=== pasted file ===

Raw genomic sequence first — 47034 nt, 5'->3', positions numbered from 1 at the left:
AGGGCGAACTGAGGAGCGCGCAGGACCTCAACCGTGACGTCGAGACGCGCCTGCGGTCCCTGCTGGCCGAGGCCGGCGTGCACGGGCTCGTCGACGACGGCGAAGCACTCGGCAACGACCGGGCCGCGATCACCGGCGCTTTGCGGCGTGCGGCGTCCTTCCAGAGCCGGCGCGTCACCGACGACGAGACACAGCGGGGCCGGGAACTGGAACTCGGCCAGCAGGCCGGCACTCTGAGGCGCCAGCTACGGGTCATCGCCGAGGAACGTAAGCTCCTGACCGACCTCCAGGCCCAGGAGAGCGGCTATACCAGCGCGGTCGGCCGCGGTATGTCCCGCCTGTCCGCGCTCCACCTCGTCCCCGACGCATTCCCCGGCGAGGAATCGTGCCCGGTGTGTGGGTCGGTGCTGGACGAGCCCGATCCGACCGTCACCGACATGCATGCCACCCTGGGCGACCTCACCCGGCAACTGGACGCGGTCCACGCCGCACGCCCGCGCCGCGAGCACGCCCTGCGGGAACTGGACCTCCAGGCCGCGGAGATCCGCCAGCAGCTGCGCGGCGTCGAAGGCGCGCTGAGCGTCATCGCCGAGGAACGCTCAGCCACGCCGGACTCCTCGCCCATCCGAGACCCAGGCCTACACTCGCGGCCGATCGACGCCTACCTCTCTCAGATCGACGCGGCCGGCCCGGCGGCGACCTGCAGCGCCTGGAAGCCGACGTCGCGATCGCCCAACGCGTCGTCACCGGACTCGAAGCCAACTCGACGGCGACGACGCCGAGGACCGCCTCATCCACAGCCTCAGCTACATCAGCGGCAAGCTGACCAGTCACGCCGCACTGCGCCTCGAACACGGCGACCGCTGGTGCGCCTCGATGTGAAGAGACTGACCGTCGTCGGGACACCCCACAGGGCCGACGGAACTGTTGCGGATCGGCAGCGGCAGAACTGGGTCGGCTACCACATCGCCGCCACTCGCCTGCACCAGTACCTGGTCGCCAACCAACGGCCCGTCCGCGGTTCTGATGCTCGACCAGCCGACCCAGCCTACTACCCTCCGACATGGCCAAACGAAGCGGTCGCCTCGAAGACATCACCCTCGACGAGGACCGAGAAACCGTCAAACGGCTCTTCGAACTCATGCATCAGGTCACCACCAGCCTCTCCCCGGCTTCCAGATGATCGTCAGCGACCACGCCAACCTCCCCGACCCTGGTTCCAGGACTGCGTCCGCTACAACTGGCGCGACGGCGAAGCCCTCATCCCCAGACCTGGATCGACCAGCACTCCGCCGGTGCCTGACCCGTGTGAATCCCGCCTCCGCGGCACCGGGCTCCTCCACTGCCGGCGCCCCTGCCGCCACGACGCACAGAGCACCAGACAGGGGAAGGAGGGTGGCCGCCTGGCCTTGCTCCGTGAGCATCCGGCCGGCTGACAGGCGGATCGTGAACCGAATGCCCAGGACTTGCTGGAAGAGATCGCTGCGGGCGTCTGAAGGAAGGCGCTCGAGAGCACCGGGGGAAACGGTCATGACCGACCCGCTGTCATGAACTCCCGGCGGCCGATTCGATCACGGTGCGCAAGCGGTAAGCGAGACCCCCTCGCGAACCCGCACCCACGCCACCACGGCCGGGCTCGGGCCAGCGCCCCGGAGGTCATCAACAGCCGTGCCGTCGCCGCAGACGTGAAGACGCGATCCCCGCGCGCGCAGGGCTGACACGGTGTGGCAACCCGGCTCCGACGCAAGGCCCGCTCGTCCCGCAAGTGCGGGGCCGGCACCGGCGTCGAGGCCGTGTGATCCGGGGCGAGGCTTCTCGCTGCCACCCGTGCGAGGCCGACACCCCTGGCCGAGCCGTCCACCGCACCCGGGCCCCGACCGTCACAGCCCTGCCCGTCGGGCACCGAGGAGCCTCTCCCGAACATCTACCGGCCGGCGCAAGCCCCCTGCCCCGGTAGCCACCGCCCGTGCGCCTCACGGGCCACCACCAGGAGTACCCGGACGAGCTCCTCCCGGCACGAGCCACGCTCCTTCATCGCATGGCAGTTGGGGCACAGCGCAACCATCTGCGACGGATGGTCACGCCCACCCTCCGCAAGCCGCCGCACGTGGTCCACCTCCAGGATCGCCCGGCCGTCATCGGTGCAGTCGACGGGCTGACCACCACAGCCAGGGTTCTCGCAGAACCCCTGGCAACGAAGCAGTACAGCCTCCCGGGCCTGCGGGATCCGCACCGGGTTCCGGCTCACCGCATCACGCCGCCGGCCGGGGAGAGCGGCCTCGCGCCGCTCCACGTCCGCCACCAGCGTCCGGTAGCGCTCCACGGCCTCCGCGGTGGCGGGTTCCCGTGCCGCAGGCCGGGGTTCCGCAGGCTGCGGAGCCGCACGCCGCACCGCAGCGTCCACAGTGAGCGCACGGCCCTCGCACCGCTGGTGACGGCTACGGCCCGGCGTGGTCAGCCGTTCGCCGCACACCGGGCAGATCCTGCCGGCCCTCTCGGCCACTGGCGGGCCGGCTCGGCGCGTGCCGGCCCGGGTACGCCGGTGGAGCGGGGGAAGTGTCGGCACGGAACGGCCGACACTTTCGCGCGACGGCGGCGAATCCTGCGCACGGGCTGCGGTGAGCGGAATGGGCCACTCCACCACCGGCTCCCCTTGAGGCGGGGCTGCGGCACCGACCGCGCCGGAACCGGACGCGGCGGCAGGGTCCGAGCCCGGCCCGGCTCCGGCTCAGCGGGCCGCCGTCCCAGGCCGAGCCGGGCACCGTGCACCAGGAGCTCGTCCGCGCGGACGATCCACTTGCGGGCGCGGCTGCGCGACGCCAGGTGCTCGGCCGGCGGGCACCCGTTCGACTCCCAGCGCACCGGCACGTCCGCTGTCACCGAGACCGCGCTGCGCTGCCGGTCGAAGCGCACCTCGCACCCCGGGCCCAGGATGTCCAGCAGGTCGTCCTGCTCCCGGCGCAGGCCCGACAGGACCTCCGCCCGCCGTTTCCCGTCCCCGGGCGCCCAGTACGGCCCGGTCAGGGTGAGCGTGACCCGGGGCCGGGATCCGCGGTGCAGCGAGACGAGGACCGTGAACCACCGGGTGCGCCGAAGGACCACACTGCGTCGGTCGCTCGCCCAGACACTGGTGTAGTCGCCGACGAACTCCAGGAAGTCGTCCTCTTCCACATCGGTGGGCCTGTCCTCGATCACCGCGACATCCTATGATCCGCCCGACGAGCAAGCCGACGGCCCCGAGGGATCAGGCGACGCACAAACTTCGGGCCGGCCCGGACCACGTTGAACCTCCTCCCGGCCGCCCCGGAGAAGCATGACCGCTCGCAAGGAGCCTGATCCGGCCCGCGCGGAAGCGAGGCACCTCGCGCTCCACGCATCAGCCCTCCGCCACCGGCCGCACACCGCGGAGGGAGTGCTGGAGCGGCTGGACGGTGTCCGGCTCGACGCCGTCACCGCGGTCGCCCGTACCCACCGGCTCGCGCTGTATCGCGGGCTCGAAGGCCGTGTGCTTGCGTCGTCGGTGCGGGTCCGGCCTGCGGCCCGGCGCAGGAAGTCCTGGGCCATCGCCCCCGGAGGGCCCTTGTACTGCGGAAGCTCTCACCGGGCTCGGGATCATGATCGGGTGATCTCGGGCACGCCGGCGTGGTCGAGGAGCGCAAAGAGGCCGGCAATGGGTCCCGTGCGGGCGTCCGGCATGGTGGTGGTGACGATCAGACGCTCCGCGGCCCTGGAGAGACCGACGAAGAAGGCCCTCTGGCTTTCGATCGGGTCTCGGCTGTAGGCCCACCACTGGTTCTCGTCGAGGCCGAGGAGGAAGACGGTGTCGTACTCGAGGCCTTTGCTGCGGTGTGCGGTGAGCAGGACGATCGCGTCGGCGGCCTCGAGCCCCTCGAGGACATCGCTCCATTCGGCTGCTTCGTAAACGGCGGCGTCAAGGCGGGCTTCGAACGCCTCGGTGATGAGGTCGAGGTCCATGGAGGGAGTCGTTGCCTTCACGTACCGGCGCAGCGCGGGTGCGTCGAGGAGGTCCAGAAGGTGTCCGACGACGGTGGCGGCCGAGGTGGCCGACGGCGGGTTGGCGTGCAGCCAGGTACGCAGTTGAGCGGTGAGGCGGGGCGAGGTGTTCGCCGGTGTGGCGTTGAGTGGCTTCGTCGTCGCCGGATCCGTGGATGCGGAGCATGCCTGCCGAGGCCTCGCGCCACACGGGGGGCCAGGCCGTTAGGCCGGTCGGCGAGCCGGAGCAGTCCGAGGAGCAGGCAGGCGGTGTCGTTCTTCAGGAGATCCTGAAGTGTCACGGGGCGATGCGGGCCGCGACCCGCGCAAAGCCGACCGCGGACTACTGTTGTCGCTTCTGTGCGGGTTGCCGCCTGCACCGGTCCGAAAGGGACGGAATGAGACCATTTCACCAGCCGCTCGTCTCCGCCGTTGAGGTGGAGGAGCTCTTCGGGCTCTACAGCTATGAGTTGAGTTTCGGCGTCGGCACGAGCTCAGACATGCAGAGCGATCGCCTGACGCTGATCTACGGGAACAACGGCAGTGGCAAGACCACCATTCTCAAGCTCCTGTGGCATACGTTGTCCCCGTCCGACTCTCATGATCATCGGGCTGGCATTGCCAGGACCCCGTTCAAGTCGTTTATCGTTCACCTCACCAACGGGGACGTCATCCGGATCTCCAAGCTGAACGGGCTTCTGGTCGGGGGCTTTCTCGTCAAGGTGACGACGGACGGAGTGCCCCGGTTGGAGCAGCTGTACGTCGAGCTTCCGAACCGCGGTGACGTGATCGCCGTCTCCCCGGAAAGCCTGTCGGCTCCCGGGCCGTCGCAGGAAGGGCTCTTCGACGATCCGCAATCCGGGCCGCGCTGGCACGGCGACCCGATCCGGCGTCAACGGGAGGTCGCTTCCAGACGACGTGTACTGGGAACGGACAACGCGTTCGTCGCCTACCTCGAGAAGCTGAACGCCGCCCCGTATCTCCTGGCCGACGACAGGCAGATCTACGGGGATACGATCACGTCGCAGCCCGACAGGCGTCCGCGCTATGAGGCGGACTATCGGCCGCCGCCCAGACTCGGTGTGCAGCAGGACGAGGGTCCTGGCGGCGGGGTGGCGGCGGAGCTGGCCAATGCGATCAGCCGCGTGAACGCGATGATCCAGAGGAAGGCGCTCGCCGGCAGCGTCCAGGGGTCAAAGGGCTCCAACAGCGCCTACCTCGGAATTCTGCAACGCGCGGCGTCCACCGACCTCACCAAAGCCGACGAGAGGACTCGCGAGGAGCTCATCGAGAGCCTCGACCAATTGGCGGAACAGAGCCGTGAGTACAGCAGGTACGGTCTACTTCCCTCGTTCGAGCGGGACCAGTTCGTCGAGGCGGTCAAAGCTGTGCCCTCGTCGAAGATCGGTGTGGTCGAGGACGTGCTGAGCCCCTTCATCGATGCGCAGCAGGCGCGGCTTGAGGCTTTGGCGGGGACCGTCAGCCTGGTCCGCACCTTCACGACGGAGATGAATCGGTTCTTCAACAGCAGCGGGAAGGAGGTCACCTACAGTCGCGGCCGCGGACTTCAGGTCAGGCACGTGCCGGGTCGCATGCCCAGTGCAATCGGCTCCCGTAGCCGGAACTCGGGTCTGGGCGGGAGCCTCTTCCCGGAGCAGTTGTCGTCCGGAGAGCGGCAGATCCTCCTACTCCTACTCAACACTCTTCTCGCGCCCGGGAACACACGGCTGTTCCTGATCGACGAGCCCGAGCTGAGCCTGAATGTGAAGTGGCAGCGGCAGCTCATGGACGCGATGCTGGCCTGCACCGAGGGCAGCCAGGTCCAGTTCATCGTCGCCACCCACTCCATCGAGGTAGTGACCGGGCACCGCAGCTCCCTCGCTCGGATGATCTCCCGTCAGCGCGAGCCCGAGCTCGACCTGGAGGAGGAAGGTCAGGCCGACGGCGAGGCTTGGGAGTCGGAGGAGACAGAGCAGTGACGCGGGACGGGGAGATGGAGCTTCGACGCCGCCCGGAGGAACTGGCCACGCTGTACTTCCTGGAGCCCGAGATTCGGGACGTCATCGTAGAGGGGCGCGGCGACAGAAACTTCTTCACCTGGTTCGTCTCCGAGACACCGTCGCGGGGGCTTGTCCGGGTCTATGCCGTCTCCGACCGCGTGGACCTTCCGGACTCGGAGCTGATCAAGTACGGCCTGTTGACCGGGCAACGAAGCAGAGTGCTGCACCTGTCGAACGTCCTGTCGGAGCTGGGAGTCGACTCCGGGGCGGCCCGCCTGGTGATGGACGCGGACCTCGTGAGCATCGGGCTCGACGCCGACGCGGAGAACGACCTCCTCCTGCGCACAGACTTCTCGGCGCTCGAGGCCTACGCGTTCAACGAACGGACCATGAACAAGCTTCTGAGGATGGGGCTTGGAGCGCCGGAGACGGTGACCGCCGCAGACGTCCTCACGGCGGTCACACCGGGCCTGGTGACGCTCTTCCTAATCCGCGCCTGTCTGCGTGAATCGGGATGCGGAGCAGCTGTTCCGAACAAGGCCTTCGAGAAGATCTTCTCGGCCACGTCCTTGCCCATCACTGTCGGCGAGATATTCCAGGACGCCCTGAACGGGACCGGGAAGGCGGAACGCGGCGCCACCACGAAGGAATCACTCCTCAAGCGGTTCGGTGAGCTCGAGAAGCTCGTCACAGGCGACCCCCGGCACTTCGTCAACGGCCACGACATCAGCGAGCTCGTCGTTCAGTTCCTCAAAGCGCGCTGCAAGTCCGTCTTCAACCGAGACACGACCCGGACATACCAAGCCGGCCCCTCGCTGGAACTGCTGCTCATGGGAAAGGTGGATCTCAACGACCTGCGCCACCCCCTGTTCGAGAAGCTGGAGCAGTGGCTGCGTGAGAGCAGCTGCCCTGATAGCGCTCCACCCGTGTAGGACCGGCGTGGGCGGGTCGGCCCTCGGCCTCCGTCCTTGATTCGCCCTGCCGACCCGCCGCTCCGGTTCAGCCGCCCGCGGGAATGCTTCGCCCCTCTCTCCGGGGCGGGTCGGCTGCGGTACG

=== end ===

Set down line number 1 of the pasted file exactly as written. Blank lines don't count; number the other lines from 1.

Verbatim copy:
Raw genomic sequence first — 47034 nt, 5'->3', positions numbered from 1 at the left: